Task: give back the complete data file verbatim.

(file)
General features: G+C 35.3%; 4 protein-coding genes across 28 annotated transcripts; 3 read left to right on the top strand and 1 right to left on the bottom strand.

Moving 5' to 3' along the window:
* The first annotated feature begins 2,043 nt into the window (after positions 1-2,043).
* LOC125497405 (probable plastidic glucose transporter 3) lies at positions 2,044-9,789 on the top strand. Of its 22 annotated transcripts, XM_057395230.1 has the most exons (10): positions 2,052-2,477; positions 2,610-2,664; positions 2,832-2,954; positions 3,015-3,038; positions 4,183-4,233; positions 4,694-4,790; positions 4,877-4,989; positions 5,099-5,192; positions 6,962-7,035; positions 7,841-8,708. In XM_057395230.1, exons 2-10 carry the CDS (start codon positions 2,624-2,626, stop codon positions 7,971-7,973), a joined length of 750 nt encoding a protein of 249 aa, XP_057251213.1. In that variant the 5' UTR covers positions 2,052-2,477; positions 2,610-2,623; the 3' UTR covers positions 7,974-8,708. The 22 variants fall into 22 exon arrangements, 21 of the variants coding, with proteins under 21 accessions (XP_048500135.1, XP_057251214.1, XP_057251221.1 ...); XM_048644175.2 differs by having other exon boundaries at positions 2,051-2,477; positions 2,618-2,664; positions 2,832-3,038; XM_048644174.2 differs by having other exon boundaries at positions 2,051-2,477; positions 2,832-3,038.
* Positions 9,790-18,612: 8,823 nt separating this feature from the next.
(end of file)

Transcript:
General features: G+C 35.3%; 4 protein-coding genes across 28 annotated transcripts; 3 read left to right on the top strand and 1 right to left on the bottom strand.

Moving 5' to 3' along the window:
* The first annotated feature begins 2,043 nt into the window (after positions 1-2,043).
* LOC125497405 (probable plastidic glucose transporter 3) lies at positions 2,044-9,789 on the top strand. Of its 22 annotated transcripts, XM_057395230.1 has the most exons (10): positions 2,052-2,477; positions 2,610-2,664; positions 2,832-2,954; positions 3,015-3,038; positions 4,183-4,233; positions 4,694-4,790; positions 4,877-4,989; positions 5,099-5,192; positions 6,962-7,035; positions 7,841-8,708. In XM_057395230.1, exons 2-10 carry the CDS (start codon positions 2,624-2,626, stop codon positions 7,971-7,973), a joined length of 750 nt encoding a protein of 249 aa, XP_057251213.1. In that variant the 5' UTR covers positions 2,052-2,477; positions 2,610-2,623; the 3' UTR covers positions 7,974-8,708. The 22 variants fall into 22 exon arrangements, 21 of the variants coding, with proteins under 21 accessions (XP_048500135.1, XP_057251214.1, XP_057251221.1 ...); XM_048644175.2 differs by having other exon boundaries at positions 2,051-2,477; positions 2,618-2,664; positions 2,832-3,038; XM_048644174.2 differs by having other exon boundaries at positions 2,051-2,477; positions 2,832-3,038.
* Positions 9,790-18,612: 8,823 nt separating this feature from the next.